Instrumentation, tooling and metrology essentially involves a set of enabling technologies and techniques. In consequence, its influence is far greater than is reflected in the size of the economic sectors that produce these products. Successful exploitation of nanotechnology will depend on these tools. They provide the instrumentation needed to examine and characterise devices and effects during the R&D phase, the manufacturing techniques that will allow the large scale, economic production of nanotechnology products, and the necessary metrology support for quality control. The requirement is for fast, versatile instrumentation and tooling for the economic production of nanotechnological devices. Instrumentation and tooling will need to evolve as long as nanotechnology is a developing field.
Current and Future Markets for Nanotechnology Tools and Instruments
Current global markets are large. Chemical vapour deposition (CVD) equipment has an annual sale of almost $5 billion with an estimated annual growth of 11 per cent. Sales of scanning probe microscopy are estimated to be $500 million. Software for molecular modelling has annual sales of around $2 billion. All of these application markets are likely to grow considerably. Demand for such instrumentation is likely to take off when the mass production of nanotechnological devices starts in earnest.
Technical Challenges Faced by Manufacturers of Nanotechnology Tools and Instruments
The benchmarking study identified the following major technical challenges:
• Chemical analysis methods for lateral resolution levels below 100 nm.
• Chemical analysis methods that will work in poor vacuums (these are particularly important for biological applications).
• Surface patterning techniques that will permit rapid embossing, stamping, that is contact printing nanoscale features over areas that are large in relation to the nanoscale.
• Developments of tools and standards for nanometrology for quality control, and so on. The requirement here is for: faster systems; progress in nanopositioning (transition and actuators) to characterise 3-D topography at the nanometre level; as well as characterising functionality of systems combining physical, chemical and biological functions in bionanoelectromechanical systems (NEMS) systems.
Global Competition in the Nanotechnology Tools Sector - USA, Japan and Germany
Instrumentation, tooling and metrology require a wide range of skills for a wide range of products. No one country is pre-eminent in all of these applications. The USA, Japan and Germany each lead in some areas. Germany is in many ways similar to the UK in its academic research and commercial environment. Like the UK, Germany faces skills shortages: scientific and engineering staff training numbers are too low, and students are attracted to other careers. But Germany does feature specific strengths. It has a major manufacturer (Omicron) of scanning probe microscopes (SPM) as well as semiconductor manufacturing (Siemens), and thus a strong MEMS industry.
Nanotechnology Tools in the UK - an Overview
Instrumentation has long been an area of strength for the UK. There are strong UK academic research groups and world class companies operating in many of the areas related to nanotechnology. However, the UK lacks a commercial manufacturer of SPMs. It also lags behind Germany in facilities for microfabrication, such as MEMs foundries. The UK and Germany have strong academic research in nanosurfaces and indigenous world class manufacturers of instrumentation for chemical analysis of surfaces.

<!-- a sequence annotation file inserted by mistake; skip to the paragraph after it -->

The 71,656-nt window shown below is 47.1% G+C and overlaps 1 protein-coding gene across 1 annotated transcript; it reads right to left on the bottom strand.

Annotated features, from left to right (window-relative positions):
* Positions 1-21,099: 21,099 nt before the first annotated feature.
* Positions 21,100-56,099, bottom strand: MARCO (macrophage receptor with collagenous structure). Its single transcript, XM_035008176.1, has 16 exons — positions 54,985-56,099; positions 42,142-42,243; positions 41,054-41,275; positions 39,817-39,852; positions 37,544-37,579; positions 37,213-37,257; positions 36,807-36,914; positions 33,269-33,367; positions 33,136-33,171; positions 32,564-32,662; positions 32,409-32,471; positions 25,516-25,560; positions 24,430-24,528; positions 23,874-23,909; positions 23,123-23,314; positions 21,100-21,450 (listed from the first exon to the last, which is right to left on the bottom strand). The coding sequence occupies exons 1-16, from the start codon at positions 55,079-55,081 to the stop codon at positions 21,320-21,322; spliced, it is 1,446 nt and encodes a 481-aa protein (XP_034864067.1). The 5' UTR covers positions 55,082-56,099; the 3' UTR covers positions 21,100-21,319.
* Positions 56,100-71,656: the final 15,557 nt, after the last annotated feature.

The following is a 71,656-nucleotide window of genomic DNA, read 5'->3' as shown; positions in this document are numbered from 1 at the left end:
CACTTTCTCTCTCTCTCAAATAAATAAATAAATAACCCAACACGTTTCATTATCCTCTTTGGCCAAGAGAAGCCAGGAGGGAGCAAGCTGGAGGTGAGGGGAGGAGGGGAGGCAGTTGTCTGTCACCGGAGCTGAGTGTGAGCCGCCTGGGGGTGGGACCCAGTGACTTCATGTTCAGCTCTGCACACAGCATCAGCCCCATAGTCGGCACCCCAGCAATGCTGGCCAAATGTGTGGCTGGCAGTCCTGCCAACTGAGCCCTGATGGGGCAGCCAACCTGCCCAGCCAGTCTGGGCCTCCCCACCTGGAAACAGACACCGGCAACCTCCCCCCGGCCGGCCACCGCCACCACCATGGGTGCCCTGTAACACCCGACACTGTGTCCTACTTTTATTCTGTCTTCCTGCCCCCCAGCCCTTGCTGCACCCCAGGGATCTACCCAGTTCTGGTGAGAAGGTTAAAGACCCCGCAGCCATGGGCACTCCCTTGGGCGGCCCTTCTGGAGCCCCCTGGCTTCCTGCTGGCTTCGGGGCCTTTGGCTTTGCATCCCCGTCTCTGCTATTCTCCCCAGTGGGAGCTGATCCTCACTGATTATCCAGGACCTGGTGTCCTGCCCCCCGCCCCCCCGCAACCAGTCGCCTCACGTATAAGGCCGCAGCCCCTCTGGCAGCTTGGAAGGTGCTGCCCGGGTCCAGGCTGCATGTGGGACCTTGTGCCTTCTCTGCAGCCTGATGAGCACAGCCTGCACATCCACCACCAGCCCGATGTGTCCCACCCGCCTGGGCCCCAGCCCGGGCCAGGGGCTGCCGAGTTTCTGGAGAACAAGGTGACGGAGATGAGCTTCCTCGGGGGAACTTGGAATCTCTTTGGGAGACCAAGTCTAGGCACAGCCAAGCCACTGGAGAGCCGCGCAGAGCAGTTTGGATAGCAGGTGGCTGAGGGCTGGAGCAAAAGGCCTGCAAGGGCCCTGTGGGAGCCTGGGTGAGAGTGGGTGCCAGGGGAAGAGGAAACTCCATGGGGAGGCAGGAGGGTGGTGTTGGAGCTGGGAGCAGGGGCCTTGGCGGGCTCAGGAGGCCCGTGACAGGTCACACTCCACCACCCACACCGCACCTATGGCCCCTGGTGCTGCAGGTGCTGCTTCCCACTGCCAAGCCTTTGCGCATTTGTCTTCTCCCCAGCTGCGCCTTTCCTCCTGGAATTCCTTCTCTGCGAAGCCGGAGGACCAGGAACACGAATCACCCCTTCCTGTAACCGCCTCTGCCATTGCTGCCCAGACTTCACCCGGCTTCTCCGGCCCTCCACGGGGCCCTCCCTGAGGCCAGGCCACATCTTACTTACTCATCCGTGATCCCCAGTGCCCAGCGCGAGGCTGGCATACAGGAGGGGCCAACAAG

Nanopositioning and Nanometrology in the UK - Strengths and Weaknesses
In nanopositioning and nanometrology, too, each country has a world-class company developing displacement actuators and translation stages for the nanometre domain, and national standards laboratories active in these fields. The UK’s leading companies are relatively small and few, running the risk of overseas acquisition. Companies in the UK that serve this application area are disparate and mostly oriented to specific niche markets. One implication is that alliances between them would not seem to be particularly profitable as a way to greater strength. Shortage of scientific and engineering staff caused by better job and remuneration prospects in other careers is a pervasive problem: the UK lacks institutes such as the German Fraunhofer Institutes to train and nurture skilled engineers and technologists.
What Will Be the Main Drivers of Change in the Nanotechnology Tools Sector?
A major driver will be demand for the applications from industry. The emergence of techniques and devices from the research laboratories with real world applications will drive efforts to mass produce them in a cost-effective manner. Instrumentation and tooling will be required to manufacture and characterise the new products, while a coherent measurement system will be required to underpin trade and promote a viable market.
The Importance of Setting Up Foundries for Microelectromechanical Systems (MEMS) and Nanoelectromechanical Systems (NEMS)
Development of instrumentation, tooling and metrology is liable to be shaped by applications that emerge in other areas. Conversely, the availability of tools for large-scale manufacturing could be key enablers for markets to develop. An important driver will be the availability of foundries for microelectromechanical systems (MEMS), nanoelectromechanical systems (NEMS) and even Bio-NEMS.
Manufacturing Chemical Products at Molecular Level - Another Important Industry Driver
Another driver will be the ability to have exquisite control of the production of chemical products at the molecular level. Such disruptive technologies will support such products as devices to enable new means of energy production and storage, new approaches to food manufacture, and new chemicals for personal products.